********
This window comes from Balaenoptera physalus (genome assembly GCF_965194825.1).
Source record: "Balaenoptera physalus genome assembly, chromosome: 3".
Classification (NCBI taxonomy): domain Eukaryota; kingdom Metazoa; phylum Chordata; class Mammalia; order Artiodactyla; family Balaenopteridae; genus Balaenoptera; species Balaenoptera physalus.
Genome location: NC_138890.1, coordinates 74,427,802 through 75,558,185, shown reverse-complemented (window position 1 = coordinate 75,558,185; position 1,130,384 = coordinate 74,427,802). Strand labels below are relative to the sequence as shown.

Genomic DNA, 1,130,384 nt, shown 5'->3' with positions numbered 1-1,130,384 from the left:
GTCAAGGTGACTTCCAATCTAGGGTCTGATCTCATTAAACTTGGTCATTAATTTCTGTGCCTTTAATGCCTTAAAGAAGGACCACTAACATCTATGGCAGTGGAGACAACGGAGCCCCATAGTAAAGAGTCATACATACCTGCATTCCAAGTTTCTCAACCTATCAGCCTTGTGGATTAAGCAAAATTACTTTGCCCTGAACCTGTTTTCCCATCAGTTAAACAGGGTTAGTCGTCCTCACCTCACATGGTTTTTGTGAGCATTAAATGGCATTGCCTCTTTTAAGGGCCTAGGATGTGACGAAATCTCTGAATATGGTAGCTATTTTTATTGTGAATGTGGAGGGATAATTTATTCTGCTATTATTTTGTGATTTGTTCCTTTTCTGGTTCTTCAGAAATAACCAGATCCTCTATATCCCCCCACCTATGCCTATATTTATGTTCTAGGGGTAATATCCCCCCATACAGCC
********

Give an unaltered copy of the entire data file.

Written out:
This window comes from Balaenoptera physalus (genome assembly GCF_965194825.1).
Source record: "Balaenoptera physalus genome assembly, chromosome: 3".
Classification (NCBI taxonomy): domain Eukaryota; kingdom Metazoa; phylum Chordata; class Mammalia; order Artiodactyla; family Balaenopteridae; genus Balaenoptera; species Balaenoptera physalus.
Genome location: NC_138890.1, coordinates 74,427,802 through 75,558,185, shown reverse-complemented (window position 1 = coordinate 75,558,185; position 1,130,384 = coordinate 74,427,802). Strand labels below are relative to the sequence as shown.

Genomic DNA, 1,130,384 nt, shown 5'->3' with positions numbered 1-1,130,384 from the left:
GTCAAGGTGACTTCCAATCTAGGGTCTGATCTCATTAAACTTGGTCATTAATTTCTGTGCCTTTAATGCCTTAAAGAAGGACCACTAACATCTATGGCAGTGGAGACAACGGAGCCCCATAGTAAAGAGTCATACATACCTGCATTCCAAGTTTCTCAACCTATCAGCCTTGTGGATTAAGCAAAATTACTTTGCCCTGAACCTGTTTTCCCATCAGTTAAACAGGGTTAGTCGTCCTCACCTCACATGGTTTTTGTGAGCATTAAATGGCATTGCCTCTTTTAAGGGCCTAGGATGTGACGAAATCTCTGAATATGGTAGCTATTTTTATTGTGAATGTGGAGGGATAATTTATTCTGCTATTATTTTGTGATTTGTTCCTTTTCTGGTTCTTCAGAAATAACCAGATCCTCTATATCCCCCCACCTATGCCTATATTTATGTTCTAGGGGTAATATCCCCCCATACAGCC